The FAA ASI's (Air Safety Inspectors) are truly the last line of defense between Uncle Budweiser's Duct Tape Special and that schoolyard full of children singing Kum-Ba-Ya 500 feet underneath. For the most part, they really do take it very seriously, and they do have the weight of public safety on their shoulders. So when they see something or somebody that they really don't think should be in the air, the "flexibility" interpreting the rules is something they can use for the right reason.

    Are there cases where they go too far, or get power-mad and Draconian, or are having a bad day and come down on someone like a ton of fertilizer? Of course, we've all heard the stories.
     
  12. Nov 1, 2019 #12

    bmcj

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    I know the DAR can approve flight profiles, but do they ever specify pilot qualifications? Doesn’t that normally default to the written regulation?
     
  13. Nov 2, 2019 #13

    MadProfessor8138

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    Victor Bravo..... i agree with your viewpoint.... there are times when they should step in and take action and you will get no arguments from me on that issue.

    My viewpoint is from the common mans perspective though......how do you expect the masses to play by the rules and be good little aviators when 95% of the people "THAT ARE PAID" to know and enforce the rules "DON'T UNDERSTAND THE RULES THEMSELVES" ???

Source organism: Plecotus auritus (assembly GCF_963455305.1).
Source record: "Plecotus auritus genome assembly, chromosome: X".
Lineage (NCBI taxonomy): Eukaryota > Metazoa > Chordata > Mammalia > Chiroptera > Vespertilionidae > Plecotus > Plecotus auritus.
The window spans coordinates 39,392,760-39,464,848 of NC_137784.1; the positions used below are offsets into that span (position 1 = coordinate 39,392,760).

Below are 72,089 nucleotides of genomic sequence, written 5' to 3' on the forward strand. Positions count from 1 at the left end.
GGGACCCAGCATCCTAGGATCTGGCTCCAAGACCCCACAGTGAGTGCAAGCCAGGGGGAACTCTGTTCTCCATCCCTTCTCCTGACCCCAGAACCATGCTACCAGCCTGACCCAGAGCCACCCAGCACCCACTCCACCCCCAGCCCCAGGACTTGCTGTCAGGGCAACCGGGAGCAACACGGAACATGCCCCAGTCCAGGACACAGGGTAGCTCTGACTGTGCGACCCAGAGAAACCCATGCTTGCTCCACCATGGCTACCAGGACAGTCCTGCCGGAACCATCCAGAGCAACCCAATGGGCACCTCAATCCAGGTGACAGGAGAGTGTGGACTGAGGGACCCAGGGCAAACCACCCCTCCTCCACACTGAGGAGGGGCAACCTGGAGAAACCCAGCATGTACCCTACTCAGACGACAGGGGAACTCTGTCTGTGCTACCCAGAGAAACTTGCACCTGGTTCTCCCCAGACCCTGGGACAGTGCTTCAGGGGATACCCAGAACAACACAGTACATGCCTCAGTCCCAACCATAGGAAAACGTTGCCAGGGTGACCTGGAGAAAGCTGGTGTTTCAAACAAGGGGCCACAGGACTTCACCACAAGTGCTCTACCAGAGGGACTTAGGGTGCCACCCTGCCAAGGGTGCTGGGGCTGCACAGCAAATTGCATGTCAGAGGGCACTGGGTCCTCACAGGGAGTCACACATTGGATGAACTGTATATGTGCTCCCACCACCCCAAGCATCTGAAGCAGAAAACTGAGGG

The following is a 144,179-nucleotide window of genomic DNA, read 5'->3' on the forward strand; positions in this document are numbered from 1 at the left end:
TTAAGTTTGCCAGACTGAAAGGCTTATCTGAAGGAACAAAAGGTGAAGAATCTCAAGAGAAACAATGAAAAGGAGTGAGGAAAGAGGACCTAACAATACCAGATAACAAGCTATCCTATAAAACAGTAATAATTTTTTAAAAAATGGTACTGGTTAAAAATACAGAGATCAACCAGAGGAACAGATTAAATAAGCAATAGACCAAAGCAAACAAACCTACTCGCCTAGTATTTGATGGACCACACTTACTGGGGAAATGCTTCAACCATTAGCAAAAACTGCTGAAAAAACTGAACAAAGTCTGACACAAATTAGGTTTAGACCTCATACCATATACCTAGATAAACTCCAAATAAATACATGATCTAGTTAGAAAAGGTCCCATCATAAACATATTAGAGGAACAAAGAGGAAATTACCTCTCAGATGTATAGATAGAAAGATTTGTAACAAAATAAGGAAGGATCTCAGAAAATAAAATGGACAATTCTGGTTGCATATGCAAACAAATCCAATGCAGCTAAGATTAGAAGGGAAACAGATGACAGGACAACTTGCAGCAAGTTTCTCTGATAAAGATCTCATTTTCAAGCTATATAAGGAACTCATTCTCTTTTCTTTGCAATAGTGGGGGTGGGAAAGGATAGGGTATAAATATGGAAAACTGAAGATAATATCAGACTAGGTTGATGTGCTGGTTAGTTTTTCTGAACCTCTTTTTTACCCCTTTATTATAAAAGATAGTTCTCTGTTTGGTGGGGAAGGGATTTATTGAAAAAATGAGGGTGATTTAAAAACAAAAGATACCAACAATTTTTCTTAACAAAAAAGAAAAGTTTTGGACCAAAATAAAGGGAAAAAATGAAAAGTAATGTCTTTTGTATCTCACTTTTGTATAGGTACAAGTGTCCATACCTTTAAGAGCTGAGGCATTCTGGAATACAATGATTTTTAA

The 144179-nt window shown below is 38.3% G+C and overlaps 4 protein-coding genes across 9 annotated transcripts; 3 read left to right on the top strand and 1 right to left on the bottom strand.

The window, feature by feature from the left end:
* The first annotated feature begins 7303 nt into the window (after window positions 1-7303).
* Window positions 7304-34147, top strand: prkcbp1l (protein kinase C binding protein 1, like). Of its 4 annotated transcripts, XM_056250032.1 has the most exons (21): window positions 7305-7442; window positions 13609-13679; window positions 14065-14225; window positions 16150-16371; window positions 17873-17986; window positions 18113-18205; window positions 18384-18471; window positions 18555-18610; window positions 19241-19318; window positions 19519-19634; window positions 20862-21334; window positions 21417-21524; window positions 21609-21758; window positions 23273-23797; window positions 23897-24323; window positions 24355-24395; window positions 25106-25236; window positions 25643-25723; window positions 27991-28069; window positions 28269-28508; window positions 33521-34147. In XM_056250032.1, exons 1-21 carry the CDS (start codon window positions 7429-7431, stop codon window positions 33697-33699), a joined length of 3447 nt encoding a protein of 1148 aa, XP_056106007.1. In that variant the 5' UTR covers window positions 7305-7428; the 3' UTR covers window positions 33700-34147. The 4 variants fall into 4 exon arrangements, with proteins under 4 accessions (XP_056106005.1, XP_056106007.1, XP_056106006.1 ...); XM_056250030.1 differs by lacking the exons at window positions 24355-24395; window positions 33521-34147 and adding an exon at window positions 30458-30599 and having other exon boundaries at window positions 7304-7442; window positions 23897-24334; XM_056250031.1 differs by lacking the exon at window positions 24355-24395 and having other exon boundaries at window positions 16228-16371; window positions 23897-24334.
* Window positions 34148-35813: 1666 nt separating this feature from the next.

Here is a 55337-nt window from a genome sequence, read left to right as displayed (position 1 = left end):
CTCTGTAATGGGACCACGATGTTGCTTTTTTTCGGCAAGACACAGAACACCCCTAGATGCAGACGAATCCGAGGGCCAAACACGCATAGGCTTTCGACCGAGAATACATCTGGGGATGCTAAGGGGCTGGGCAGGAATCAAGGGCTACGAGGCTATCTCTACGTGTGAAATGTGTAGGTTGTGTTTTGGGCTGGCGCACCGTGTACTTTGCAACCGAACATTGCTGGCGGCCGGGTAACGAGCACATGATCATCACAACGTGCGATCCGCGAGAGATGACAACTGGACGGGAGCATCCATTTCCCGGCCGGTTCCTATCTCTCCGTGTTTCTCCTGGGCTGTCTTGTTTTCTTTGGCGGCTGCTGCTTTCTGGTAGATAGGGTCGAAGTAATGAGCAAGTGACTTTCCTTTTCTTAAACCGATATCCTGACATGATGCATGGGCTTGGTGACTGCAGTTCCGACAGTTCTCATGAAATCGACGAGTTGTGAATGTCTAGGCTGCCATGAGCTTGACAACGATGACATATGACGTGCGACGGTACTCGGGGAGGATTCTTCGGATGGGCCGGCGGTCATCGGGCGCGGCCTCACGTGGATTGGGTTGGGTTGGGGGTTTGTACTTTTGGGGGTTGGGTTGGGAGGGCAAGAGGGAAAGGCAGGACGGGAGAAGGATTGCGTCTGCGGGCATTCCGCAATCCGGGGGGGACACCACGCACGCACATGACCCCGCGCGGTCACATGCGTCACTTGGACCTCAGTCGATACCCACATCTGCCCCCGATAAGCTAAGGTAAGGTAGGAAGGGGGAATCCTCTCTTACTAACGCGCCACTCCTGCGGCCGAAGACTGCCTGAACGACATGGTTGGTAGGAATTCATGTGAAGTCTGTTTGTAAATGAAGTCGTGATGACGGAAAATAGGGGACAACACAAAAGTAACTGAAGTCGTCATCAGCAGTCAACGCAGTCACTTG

Everything seems to be written in the fashion that calls for interpretation per situation.
    Nothing with the FAA ever appears to be black or white....right or wrong.

    I did quite a bit of searching for an answer to my original question,before I posted it here, and came up with a yes/no/maybe answer.....depends on who you ask.

    The whole thing really should be much easier to navigate.........

    Kevin
     
  14. Nov 2, 2019 #14

    Victor Bravo

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    Are you talking about life in general, the menu at Starbuck's, getting some tail in high school, the business world, or just the FAA in particular ? :)
     
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  15. Nov 2, 2019 #15

    MadProfessor8138

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    Just the FAA in general......lol
    A simple yes/no or black/white approach with their written regulations would make everyone's life so much easier......

    Kevin
     
  16. Nov 2, 2019 #16

    Vigilant1

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    The US tax code is even more complicated, and taxpayers aren't protected (from fines or penalties) even if they follow guidance that is provided by an IRS employee. To address the most serious areas of uncertainty, the IRS will issue a "letter ruling" that does serve as definitive guidance.